(flyer art by Malachi Ritscher, taken from Savage Sound.com)

Though I’ve already noted elsewhere the recent suicide by self-immolation of Chicago free jazz archivist / musician Malachi Ritscher (properly covered by the Chicago Reader’s Peter Margasak), James Cardis calls our attention to a memorial gathering for Ritscher, planned for tomorrow evening.

Ever the sentimentalist, the Chicago Sun-Times’ Richard Roeper describes Ritscher’s protest thusly,

If he thought setting himself on fire and ending his life in Chicago would change anyone’s mind about the war in Iraq, his last gesture on this planet was his saddest and his most futile.

I’ll not argue that Ritscher’s desperate act was that of a deeply troubled person. But while I think his life was entirely too high a price to pay, there’s nothing futile in his reminding other taxpayers they’ve got blood on their hands. I’d like to think that task could’ve been accomplished without his death, but as extreme, dramatic statements go, it was certainly more provocative than anything I’ve read in the Sun-Times.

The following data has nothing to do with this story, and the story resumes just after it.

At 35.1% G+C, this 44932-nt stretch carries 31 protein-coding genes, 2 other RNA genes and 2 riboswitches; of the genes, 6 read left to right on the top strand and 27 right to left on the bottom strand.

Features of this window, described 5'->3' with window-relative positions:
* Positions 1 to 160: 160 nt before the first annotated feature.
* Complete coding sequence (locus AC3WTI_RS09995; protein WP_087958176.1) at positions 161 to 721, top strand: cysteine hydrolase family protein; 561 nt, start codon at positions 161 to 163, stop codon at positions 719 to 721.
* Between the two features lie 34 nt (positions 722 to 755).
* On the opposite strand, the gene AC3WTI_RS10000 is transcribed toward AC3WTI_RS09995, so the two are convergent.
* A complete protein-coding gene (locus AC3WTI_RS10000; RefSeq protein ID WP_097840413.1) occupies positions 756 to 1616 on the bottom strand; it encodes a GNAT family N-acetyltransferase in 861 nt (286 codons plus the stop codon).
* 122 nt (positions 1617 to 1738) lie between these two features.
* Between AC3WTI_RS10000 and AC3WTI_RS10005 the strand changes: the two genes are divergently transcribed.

Ritscher (whom I did not have the pleasure of knowing) was by some accounts, a troubled individual. But if you’re not troubled by what this country is doing in Iraq, I humbly suggest that you’ve got a problem, too.